Test Your LASIK Eye-Q

From Dr. George Simon of the Simon Vision Institute

So how much do you really know about LASIK?  There’s a lot of confusing information out there, and at times it can be pretty difficult to separate fact from fiction.  Truth is, modern-day LASIK is an extremely easy, safe and accurate procedure that can help eliminate your dependence on glasses or contacts, regardless of your prescription.

So take the test and find out how much you REALLY know, and what you should know when considering LASIK!

Question 1.  Having LASIK is riskier than wearing glasses or contacts.  True/False

False – LASIK is one of the safest and most widely performed procedures in the world.  In fact, wearing contact lenses actually poses MORE of a threat to your vision, up to 5x more, due to infections and the like.  While glasses are technically the ‘safest’ form of vision correction, they still pose considerable risks associated with emergency situations (fire, earthquake…etc), employment conditions (police, construction workers, firefighters…etc) and leisure activities (sports, swimming…etc).  If you’re still nervous, consider that 100% of LASIK Custom Vision patients can now legally drive without glasses.

Question 2.  LASIK is not proven or permanent. True/False 

False - Data and research for LASIK has been performed for more than 20 years, and it is a proven permanent and effective alternative to glasses and contacts.  Over 35 million procedures have been performed worldwide, with current standards of technology able to treat most any prescription, with results that often exceed 20/20 vision or the quality of vision obtained through glasses and contacts.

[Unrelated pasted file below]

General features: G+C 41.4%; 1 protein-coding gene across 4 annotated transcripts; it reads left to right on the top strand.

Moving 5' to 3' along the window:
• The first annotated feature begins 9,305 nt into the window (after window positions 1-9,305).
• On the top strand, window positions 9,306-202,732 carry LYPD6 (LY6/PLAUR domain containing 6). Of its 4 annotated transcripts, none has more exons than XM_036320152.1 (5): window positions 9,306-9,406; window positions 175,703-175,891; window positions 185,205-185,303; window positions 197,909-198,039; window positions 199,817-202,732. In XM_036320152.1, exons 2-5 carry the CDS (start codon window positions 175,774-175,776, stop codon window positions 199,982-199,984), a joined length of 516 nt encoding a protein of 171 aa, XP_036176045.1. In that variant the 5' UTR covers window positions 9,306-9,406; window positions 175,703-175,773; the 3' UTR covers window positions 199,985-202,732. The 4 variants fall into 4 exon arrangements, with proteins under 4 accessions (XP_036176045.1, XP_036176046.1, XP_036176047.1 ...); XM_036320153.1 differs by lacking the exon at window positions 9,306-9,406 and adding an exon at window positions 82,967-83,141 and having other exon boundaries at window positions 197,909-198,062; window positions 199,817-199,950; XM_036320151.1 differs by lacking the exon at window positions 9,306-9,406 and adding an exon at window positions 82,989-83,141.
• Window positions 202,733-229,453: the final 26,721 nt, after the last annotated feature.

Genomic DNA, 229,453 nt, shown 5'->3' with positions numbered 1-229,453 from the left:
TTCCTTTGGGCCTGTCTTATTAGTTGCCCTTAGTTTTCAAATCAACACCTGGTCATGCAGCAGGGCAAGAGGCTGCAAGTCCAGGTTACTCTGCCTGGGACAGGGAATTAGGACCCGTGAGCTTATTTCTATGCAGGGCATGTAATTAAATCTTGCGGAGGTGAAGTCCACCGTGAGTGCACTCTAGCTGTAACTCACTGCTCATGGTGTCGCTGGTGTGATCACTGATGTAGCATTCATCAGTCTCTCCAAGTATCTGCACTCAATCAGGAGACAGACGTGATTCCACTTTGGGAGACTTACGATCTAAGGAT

Question 3.  LASIK doesn’t correct farsightedness or astigmatism.  True/False

False - If you choose a center that has an experienced LASIK Surgeon and the most advanced technology available; chances are you’ll be a good candidate for LASIK.  Certain LASIK technologies have progressed to the point where even very extreme farsighted and astigmatic patients can achieve visual results that are better than vision with glasses and contacts.  Since all lasers are not the same, make sure your LASIK doctor has a choice as to which lasers will give you the best result based upon your prescription.

Question 4.  Your prescription needs to be stable for at least one year prior to LASIK surgery.  True/False

False – In the past, people were told that their prescription needed to be stable for at least one year before they could be candidates for LASIK.  The truth is that past changes in your vision are not accurate predictors for the future, and you may very well be a perfect candidate for the procedure.  The only way to tell for certain if you’re a candidate is to have a thorough exam and evaluation at a center that specializes in LASIK.